The Motley Fool Discussion Boards
Real-Money Stock Picks / Messed-Up Expectations Portfolio
|Subject: Re: More thoughts on discount rates||Date: 12/13/2010 4:29 PM|
|Author: TMFGebinr||Number: 100 of 1282|
Thanks for your comments.
Yes, exactly, you pass over some good investments
Oh, certainly. But I'm not trying to find all the good investments. Honestly, nobody can. I'm trying to find enough that the market thinks very poorly of that actually are likely to do better than expected, and then ride the share price up as the market readjusts its expectations. If I manage to pick only winners (defined by rising stock prices after purchasing), nobody will be more surprised than me.
but what is worse is that this method will select the riskiest stocks. That can be very dangerous. Your screen will pick all the value traps and then you have to manually sift out the ones that are not "traps".
Yes, that is a concern. You always have to ask, "Why is this company disliked now?" And you can find yourself in the position of convincing yourself that it's "better than that, really!" That's where the due diligence comes in, asking questions about the accounting, the management, and the situation the company is operating in (e.g. Transocean). And that's also where my position sizing will play a role. For those that are most questionable, but still deemed good enough, a 2% position is all they get. For those that are pretty good, 4%. For those that I believe are great, 6%. So when I'm wrong, hopefully it won't cost too much.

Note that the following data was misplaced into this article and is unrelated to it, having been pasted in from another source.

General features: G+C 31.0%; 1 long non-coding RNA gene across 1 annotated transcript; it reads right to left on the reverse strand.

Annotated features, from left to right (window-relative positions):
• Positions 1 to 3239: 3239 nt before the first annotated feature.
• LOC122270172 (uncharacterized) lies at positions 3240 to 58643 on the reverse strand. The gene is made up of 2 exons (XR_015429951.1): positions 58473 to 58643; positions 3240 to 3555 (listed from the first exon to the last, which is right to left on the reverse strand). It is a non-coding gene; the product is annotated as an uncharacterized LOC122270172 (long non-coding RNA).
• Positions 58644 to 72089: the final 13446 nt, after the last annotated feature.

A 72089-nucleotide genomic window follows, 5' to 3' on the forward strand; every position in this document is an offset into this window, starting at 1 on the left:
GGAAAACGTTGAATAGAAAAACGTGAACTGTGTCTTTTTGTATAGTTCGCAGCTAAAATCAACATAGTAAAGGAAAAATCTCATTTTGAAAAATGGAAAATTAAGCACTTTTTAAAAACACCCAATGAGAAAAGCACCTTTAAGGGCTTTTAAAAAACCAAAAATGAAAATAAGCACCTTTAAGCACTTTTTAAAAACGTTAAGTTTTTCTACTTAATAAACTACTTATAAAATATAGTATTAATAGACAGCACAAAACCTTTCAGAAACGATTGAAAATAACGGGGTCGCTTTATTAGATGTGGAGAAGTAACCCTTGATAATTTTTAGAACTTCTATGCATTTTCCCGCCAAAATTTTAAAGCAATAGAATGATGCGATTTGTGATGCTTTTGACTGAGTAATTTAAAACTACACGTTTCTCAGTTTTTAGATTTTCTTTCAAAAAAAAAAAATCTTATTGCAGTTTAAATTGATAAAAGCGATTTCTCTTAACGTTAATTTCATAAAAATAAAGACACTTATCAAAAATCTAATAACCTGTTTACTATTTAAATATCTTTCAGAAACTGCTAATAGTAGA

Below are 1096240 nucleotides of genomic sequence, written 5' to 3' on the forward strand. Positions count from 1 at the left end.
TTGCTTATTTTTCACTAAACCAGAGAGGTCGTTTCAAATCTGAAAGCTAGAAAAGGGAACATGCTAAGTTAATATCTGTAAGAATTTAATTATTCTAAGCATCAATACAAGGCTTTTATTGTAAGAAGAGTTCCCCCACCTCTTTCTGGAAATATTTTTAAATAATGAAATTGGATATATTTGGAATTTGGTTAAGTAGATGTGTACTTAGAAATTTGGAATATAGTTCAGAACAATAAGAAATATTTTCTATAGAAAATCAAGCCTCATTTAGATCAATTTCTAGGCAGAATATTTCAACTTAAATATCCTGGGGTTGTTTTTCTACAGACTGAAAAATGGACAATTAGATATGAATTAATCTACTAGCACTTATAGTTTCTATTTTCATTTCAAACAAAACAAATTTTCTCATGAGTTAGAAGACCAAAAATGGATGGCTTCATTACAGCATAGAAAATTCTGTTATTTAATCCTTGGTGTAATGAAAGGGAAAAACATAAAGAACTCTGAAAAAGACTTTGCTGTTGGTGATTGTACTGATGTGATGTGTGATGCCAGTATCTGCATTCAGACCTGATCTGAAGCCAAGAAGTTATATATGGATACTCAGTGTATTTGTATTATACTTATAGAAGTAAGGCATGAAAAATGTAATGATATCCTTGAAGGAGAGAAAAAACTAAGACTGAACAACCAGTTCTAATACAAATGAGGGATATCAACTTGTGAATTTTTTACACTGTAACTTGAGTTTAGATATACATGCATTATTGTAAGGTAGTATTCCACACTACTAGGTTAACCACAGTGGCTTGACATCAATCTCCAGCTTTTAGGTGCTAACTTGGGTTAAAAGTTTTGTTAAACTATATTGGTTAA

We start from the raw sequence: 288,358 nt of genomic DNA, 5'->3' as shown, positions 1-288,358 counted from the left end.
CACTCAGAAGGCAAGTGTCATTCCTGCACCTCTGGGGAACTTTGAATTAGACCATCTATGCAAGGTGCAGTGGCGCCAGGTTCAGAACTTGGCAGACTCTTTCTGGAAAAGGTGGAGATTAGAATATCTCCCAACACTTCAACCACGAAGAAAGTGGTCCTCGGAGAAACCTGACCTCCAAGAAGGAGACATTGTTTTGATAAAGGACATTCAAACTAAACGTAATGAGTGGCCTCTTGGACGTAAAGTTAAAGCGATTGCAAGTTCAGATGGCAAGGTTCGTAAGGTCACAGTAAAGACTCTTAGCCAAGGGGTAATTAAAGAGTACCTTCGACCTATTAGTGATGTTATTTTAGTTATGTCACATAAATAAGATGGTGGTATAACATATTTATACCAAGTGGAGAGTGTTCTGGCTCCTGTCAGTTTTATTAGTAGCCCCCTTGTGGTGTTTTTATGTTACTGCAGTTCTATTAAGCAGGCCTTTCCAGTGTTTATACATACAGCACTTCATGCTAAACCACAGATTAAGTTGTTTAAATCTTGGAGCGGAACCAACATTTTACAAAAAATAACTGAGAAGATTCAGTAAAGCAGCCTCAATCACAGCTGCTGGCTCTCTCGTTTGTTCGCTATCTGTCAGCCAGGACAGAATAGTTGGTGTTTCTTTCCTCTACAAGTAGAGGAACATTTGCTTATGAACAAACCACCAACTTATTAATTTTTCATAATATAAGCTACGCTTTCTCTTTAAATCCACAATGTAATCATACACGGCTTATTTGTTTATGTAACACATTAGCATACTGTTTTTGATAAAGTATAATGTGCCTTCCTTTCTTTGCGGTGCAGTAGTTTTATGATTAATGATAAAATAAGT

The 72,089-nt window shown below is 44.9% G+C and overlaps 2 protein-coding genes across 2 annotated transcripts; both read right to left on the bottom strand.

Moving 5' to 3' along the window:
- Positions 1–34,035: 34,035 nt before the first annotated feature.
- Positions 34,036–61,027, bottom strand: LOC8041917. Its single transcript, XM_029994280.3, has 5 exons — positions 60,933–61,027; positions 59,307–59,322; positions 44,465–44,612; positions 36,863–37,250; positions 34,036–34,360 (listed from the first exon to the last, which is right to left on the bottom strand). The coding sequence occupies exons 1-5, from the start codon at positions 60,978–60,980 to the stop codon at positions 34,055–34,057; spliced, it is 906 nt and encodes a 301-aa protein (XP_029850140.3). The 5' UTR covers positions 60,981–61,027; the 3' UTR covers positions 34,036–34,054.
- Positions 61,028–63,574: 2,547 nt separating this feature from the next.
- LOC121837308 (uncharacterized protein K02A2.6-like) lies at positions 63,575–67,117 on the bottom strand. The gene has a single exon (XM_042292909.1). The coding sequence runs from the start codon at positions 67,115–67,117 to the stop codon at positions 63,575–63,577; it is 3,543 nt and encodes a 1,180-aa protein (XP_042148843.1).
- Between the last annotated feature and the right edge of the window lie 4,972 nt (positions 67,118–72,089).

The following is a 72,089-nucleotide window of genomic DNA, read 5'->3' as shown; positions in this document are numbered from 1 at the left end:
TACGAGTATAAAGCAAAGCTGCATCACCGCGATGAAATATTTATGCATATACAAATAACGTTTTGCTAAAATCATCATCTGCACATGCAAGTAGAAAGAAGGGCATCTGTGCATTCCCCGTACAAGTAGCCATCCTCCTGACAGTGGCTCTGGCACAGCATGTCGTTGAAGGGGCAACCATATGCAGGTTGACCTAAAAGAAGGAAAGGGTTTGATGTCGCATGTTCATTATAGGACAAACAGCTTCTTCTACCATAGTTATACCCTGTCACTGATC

I believe you have to account for the riskiness of the investment. You make good critique points about CAPM and beta. I think your "judgment beta" is better than completely ignoring relative risk.
Well, my standard 15% discount rate is already pretty pessimistic. However, if the company lives down to market expectations and only manages to produce free cash flow at the priced-in depressed level that puts it onto the watchlist in the first place (like the screened stocks do -- http://boards.fool.com/screen-results-28942797.aspx), then I'll expect to get an average of 15% return per year.
But there's another issue even when using a judgment beta applied to the cost of equity that I hadn't discussed yet. Here's the equation to remind us:
cost of equity = risk free rate + beta * equity risk premium
Right now, the risk free rate (commonly, the yield on 10-Year Treasurys) is pretty darn low.
Second, what equity risk premium (ERP) should we use? I've seen papers where it's been measured to be anywhere from 4% to 6% or so. Apply a 2.0 multiplier to that and that's a 4-point swing betw